"It was an unwritten rule at Universal that if he wrote less than 80 percent of the score, then his name would not be credited in the picture," Schecter said. "Herman had few credits to his name."
He was born in Philadelphia, began playing piano at the age of 3 and gave his first public recital at 6. He taught himself orchestration and was arranging professionally by the age of 15.
During the 1930s and '40s he composed and arranged for radio programs and jazz orchestras, including work for Count Basie, Bob Crosby, Red Norvo, Fred Waring and others. He moved to Los Angeles in 1948, studied composition with Mario Castelnuovo-Tedesco, and joined Universal in 1951.
Stein's other films included "City Beneath the Sea," "The Glass Web," "The Black Shield of Falworth," "The Great Man," "Backlash," "No Name on the Bullet" and Roger Corman's anti-racism film "The Intruder."
Stein composed for television from the late 1950s through the mid-1960s, including scores for "M Squad," "Wagon Train," "Gunsmoke," "Daniel Boone," "Voyage to the Bottom of the Sea" and "Lost in Space."
He also composed for cartoons and commercials. His concert work included the "Mock March" for brass quintet and "Sour Suite" for woodwind quintet.
His wife Anita, a violist for many years with the Los Angeles Philharmonic, died in 2001. There are no survivors.
Perry Lopez dies, played in the CFTBL
He was one of the first victims of the Gillman in the movie .
February 17, 2008
Perry Lopez, 78, a veteran character actor perhaps best known for his role as Lt. Lou Escobar opposite Faye Dunaway and Jack Nicholson in the classic 1974 film "Chinatown," died Thursday of lung cancer at the Rehabilitation Centre of Beverly Hills, according to his friend and executor, actor James Victor.
Born in New York City, Lopez got his start on the stage before moving into film with an uncredited role in "Creature From the Black Lagoon." He also had roles in such familiar films as "Mister Roberts," "McClintock," "Che!" and "Kelly's Heroes."
In addition, he appeared in dozens of television shows, including "The Lone Ranger," "Bonanza," "Charlie's Angels," "Mission: Impossible" and "Star Trek."
Sixteen years after "Chinatown," he reprised the role of Escobar, who was promoted to captain, in "The Two Jakes" featuring Nicholson, who also directed the firm.
Ben Chapman Passes Away
A Universal Studios Horror monster icon
February 21, 2008
'Black Lagoon' star Ben Chapman, 79
Chapman, a Honolulu resident best known for playing the title character
in the 1954 horror film "Creature From the Black Lagoon," died
yesterday at Tripler Medical Center. He was 79.
was a retired real estate executive. But his role as the Gill Man — the
quintessential 1950s monster in Universal Pictures' black-and-white
film in 3-D — became his worldwide calling card and made him a darling
on the collectibles and sci-fi circuit throughout the world. The gig
brought him enduring pleasure, said his son, Ben Chapman III, of
'Creature' fans kept him going and he looked forward to trips to the
Mainland. But over the past year, he was slowing down because of heart
problems; he had breathing problems," his son said.
"He had created a 'Creature' Web site (www.the-reelgillman.com)
where his fans would reach him," said Chapman, who was among family
members at his father's bedside when he died shortly after midnight
Chapman also appeared in "Wake of the Red Witch," a 1949 sea saga starring John Wayne and which also featured Duke Kahanamoku.
was released in 1954, when Chapman was a contract player at Universal.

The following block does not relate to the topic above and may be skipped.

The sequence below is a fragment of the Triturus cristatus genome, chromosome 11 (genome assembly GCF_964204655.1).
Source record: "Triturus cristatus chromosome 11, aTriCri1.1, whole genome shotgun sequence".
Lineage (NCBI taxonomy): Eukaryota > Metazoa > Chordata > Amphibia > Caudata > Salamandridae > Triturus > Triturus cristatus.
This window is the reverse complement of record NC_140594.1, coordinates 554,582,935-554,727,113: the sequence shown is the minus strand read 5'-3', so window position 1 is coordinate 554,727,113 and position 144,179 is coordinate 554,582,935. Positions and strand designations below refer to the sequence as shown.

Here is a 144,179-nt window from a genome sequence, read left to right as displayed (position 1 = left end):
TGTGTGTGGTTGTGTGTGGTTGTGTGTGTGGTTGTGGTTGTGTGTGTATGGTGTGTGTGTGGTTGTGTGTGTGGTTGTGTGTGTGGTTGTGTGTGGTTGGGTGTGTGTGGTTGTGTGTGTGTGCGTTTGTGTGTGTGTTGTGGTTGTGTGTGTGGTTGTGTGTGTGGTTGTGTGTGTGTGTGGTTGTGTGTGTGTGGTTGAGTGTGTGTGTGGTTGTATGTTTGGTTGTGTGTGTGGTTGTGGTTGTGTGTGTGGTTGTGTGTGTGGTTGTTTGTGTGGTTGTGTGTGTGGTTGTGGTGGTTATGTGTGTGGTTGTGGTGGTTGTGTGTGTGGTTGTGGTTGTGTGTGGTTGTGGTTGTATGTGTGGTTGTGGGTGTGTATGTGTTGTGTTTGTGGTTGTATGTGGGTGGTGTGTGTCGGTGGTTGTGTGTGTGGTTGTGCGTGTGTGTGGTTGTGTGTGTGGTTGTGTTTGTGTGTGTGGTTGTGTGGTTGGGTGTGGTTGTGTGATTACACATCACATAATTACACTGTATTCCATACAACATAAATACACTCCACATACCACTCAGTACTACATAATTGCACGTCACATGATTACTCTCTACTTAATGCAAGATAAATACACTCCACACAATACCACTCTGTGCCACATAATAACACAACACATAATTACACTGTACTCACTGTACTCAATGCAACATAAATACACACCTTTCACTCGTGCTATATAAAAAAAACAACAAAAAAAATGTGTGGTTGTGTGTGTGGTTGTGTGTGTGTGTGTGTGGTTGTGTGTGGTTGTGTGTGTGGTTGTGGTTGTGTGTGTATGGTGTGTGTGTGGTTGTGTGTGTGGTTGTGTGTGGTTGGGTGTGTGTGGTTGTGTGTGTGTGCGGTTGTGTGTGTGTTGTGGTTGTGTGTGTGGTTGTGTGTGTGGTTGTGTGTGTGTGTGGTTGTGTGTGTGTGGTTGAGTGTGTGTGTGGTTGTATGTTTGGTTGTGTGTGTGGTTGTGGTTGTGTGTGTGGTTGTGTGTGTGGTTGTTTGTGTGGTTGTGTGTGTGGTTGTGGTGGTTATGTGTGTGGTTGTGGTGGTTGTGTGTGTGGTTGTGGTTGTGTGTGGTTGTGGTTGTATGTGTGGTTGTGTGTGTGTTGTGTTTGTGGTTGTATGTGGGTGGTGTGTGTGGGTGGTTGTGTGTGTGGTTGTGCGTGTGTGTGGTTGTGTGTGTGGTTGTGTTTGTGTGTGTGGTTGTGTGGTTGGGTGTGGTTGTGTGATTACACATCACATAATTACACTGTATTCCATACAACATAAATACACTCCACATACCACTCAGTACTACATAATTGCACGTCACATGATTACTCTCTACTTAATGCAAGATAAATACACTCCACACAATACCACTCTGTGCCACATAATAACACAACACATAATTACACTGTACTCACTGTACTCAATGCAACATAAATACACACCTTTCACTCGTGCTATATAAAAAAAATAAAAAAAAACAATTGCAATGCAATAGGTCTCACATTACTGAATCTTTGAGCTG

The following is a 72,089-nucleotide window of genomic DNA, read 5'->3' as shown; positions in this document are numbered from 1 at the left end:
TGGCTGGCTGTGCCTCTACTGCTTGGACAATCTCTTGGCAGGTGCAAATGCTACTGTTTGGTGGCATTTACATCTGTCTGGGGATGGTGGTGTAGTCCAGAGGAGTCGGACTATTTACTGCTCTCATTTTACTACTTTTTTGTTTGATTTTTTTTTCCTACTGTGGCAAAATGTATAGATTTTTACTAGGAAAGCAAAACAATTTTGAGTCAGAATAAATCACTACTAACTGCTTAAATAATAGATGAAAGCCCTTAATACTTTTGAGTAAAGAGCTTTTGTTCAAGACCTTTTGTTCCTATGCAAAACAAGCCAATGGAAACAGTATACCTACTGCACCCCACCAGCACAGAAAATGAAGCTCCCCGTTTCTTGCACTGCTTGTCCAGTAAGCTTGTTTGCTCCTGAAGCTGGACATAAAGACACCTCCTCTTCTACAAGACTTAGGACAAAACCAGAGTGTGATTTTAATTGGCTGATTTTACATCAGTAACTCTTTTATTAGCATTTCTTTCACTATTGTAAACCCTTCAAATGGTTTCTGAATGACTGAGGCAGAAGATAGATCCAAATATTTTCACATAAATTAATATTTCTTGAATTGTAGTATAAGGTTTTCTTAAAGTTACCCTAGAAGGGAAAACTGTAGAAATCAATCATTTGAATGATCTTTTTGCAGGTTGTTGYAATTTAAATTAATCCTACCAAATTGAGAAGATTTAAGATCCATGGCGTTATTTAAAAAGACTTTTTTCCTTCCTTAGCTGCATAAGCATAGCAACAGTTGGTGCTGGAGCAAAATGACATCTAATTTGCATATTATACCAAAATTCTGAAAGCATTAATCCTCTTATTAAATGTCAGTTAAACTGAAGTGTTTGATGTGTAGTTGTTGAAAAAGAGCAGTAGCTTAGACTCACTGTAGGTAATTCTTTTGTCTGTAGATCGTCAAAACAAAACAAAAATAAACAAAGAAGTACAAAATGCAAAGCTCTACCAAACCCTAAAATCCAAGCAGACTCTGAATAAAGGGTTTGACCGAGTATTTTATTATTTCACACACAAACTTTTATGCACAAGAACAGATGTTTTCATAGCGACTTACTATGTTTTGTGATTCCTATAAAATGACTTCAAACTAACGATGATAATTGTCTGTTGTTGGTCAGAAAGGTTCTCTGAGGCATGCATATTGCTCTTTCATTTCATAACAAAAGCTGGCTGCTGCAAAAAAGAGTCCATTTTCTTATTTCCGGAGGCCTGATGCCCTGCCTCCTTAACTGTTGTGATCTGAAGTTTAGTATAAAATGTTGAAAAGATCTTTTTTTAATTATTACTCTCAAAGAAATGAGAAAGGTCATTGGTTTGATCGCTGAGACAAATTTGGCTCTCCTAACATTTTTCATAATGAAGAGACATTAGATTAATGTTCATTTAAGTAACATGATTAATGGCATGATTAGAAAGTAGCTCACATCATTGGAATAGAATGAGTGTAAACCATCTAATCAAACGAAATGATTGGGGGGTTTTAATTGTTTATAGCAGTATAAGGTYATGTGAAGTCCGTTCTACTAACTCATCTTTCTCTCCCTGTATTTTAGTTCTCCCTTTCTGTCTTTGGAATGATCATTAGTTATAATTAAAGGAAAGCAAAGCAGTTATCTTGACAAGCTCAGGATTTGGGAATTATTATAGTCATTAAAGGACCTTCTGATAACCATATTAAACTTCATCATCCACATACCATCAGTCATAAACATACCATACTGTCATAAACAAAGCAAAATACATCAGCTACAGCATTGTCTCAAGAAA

In a 1993 Advertiser interview he said: "I never knew, when I did the
movie at age 25, that it would be such a monster film," — pun intended.
Tahiti native, Chapman got the Gill Man part because of his size, 6
feet 5. He wore a foam rubber suit that defined his character:
Wong, who, with Wayne Maeda, produces the summertime Hawai'i
All-Collectors Show at Blaisdell Center, said Chapman took part in the
show every year since 1999.
was always very happy and so giving. People would ask him about the
movie, or Hollywood, and he would always provide the answers, help
out," Wong said. "Ben would bring his briefcase and inside he had his
memorabilia —posters, 8-by-10 glossies — and a good pen for autographs.
He was just wonderful. In fact, we expected him this year. I think we
will make a shrine for him."
Chapman explained in a 1993 interview, there were actually two actors
who played the Gill Man. He was the creature on land; Ricou Browning
was the actor in water sequences.
publicity photos, Chapman was the one beneath the foam-rubber body suit
and the large-lipped headpiece, posing with Julia Adams, the object of
the Gill Man's affection in what he once likened to a
beauty-and-the-beast tale: a soul with a ghastly exterior falling in
love with the woman of his dreams.
Gill Man is shot and stabbed in the final moments and he sinks into the
depths of the water, only to return in a pair of sequels — neither with
Chapman — that never replicated the success of the original.
Gill Man's place in the Universal monster lineage was a priority for
Chapman, since he was the longtime lone survivor in a parade of horror
monster flicks that dated to the 1920s. He cited predecessors Lon
Chaney Sr. in "Phantom of the Opera" and "Hunchback of Notre Dame" in
the 1920s, Bela Lugosi in "Dracula" and Boris Karloff in "Frankenstein"
in the 1930s, and Lon Chaney Jr. in "The Wolf Man" and "The Mummy" in
Hoover, a friend and Advertiser reporter, said, "Ben — even at 79 — was
nothing but an overgrown kid, always laughing, always joking, never
serious. He was a shinning example of the adage 'You're only young once
— but you can be immature forever.' "
actor Branscombe Richmond, now based in Los Angeles, is a distant
cousin of Chapman's. "I can reflect about so many memories about Ben,"
Richmond said. "Ben and my Dad, Leo C. Richmond, were among the first
Polynesians to appear in films in the 1940s."
added: "As a child, we were all in 'Mutiny on the Bounty' with Marlon
Brando, Trevor Howard and Hugh Griffith. It took two years to make, and
the movie filmed in Tahiti and in Hollywood, but everyone spent a good
year in Tahiti and by the time the film was done, so many of the crew
had Tahitian wives."
Chapman was born Oct. 29, 1928, in Oakland, but was reared in Tahiti till age 12 or 13, then relocated to San Francisco.
was a Korean War veteran, earning both a Silver Star and Bronze Star.
He also earned two Purple Hearts for battle injuries to his legs.
Chapman's son said doctors wanted to amputate his legs. Instead,
Chapman nursed himself back to health.
also include his companion of 25 years, Merrilee Kazarian, who
describes herself as "Mrs. Creature"; another son, Grant Chapman of Las
Vegas; step-daughter Elyse Maree Raljevich of Coto De Gaza, Calif.;
sister Moea (Harry) Baty of Los Angeles; and several nieces and nephews.